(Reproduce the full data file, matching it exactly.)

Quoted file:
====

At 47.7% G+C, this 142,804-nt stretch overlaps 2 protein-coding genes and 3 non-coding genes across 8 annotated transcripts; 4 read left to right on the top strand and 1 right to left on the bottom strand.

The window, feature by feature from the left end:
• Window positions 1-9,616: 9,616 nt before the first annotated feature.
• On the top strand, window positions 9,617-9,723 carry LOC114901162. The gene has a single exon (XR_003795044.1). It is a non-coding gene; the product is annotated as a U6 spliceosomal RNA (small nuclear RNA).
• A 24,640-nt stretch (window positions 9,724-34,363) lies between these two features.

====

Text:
At 47.7% G+C, this 142,804-nt stretch overlaps 2 protein-coding genes and 3 non-coding genes across 8 annotated transcripts; 4 read left to right on the top strand and 1 right to left on the bottom strand.

The window, feature by feature from the left end:
• Window positions 1-9,616: 9,616 nt before the first annotated feature.
• On the top strand, window positions 9,617-9,723 carry LOC114901162. The gene has a single exon (XR_003795044.1). It is a non-coding gene; the product is annotated as a U6 spliceosomal RNA (small nuclear RNA).
• A 24,640-nt stretch (window positions 9,724-34,363) lies between these two features.